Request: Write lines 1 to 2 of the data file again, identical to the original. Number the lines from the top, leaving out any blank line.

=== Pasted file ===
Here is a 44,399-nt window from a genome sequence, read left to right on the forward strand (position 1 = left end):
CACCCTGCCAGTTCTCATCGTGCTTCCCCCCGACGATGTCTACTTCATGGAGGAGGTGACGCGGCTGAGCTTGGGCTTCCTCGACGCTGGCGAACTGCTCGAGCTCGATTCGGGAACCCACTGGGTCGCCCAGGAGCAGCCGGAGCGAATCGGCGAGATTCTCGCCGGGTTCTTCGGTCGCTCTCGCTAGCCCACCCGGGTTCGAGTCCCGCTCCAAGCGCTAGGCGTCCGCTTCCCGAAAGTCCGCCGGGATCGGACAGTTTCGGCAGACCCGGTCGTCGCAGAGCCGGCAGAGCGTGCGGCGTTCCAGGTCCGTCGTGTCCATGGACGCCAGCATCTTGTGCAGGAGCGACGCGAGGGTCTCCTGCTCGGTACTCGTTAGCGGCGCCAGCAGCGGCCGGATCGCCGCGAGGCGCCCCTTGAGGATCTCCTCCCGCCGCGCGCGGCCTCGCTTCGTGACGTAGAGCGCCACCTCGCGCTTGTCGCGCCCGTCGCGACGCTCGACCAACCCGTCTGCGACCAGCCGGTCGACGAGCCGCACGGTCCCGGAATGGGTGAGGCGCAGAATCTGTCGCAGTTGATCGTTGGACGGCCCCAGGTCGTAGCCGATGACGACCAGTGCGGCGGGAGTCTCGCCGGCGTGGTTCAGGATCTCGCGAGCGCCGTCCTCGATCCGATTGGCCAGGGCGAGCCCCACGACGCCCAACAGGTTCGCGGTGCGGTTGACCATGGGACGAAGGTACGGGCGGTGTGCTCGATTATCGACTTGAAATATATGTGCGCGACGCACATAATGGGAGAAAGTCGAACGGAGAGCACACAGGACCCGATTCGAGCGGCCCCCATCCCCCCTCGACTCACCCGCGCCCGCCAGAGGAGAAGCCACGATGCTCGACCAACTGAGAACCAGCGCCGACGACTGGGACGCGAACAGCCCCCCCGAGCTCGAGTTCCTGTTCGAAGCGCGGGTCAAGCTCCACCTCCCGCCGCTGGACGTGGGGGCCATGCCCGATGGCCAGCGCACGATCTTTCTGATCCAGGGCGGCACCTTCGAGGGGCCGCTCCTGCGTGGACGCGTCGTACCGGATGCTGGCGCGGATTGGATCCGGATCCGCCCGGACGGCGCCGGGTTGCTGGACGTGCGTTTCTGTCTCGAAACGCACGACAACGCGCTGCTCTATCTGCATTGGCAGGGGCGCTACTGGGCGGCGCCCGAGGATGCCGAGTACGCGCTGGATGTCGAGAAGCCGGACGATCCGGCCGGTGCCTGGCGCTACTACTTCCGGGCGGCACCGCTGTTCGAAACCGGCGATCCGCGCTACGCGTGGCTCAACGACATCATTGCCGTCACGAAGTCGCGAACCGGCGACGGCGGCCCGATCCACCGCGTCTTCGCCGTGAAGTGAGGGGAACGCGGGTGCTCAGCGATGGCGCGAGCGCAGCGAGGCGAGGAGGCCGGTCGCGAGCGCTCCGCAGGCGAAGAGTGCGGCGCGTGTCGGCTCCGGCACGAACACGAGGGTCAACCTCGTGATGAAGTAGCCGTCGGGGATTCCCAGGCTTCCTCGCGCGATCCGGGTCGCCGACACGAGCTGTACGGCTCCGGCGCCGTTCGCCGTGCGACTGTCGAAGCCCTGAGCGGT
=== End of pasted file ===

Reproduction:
Here is a 44,399-nt window from a genome sequence, read left to right on the forward strand (position 1 = left end):
CACCCTGCCAGTTCTCATCGTGCTTCCCCCCGACGATGTCTACTTCATGGAGGAGGTGACGCGGCTGAGCTTGGGCTTCCTCGACGCTGGCGAACTGCTCGAGCTCGATTCGGGAACCCACTGGGTCGCCCAGGAGCAGCCGGAGCGAATCGGCGAGATTCTCGCCGGGTTCTTCGGTCGCTCTCGCTAGCCCACCCGGGTTCGAGTCCCGCTCCAAGCGCTAGGCGTCCGCTTCCCGAAAGTCCGCCGGGATCGGACAGTTTCGGCAGACCCGGTCGTCGCAGAGCCGGCAGAGCGTGCGGCGTTCCAGGTCCGTCGTGTCCATGGACGCCAGCATCTTGTGCAGGAGCGACGCGAGGGTCTCCTGCTCGGTACTCGTTAGCGGCGCCAGCAGCGGCCGGATCGCCGCGAGGCGCCCCTTGAGGATCTCCTCCCGCCGCGCGCGGCCTCGCTTCGTGACGTAGAGCGCCACCTCGCGCTTGTCGCGCCCGTCGCGACGCTCGACCAACCCGTCTGCGACCAGCCGGTCGACGAGCCGCACGGTCCCGGAATGGGTGAGGCGCAGAATCTGTCGCAGTTGATCGTTGGACGGCCCCAGGTCGTAGCCGATGACGACCAGTGCGGCGGGAGTCTCGCCGGCGTGGTTCAGGATCTCGCGAGCGCCGTCCTCGATCCGATTGGCCAGGGCGAGCCCCACGACGCCCAACAGGTTCGCGGTGCGGTTGACCATGGGACGAAGGTACGGGCGGTGTGCTCGATTATCGACTTGAAATATATGTGCGCGACGCACATAATGGGAGAAAGTCGAACGGAGAGCACACAGGACCCGATTCGAGCGGCCCCCATCCCCCCTCGACTCACCCGCGCCCGCCAGAGGAGAAGCCACGATGCTCGACCAACTGAGAACCAGCGCCGACGACTGGGACGCGAACAGCCCCCCCGAGCTCGAGTTCCTGTTCGAAGCGCGGGTCAAGCTCCACCTCCCGCCGCTGGACGTGGGGGCCATGCCCGATGGCCAGCGCACGATCTTTCTGATCCAGGGCGGCACCTTCGAGGGGCCGCTCCTGCGTGGACGCGTCGTACCGGATGCTGGCGCGGATTGGATCCGGATCCGCCCGGACGGCGCCGGGTTGCTGGACGTGCGTTTCTGTCTCGAAACGCACGACAACGCGCTGCTCTATCTGCATTGGCAGGGGCGCTACTGGGCGGCGCCCGAGGATGCCGAGTACGCGCTGGATGTCGAGAAGCCGGACGATCCGGCCGGTGCCTGGCGCTACTACTTCCGGGCGGCACCGCTGTTCGAAACCGGCGATCCGCGCTACGCGTGGCTCAACGACATCATTGCCGTCACGAAGTCGCGAACCGGCGACGGCGGCCCGATCCACCGCGTCTTCGCCGTGAAGTGAGGGGAACGCGGGTGCTCAGCGATGGCGCGAGCGCAGCGAGGCGAGGAGGCCGGTCGCGAGCGCTCCGCAGGCGAAGAGTGCGGCGCGTGTCGGCTCCGGCACGAACACGAGGGTCAACCTCGTGATGAAGTAGCCGTCGGGGATTCCCAGGCTTCCTCGCGCGATCCGGGTCGCCGACACGAGCTGTACGGCTCCGGCGCCGTTCGCCGTGCGACTGTCGAAGCCCTGAGCGGT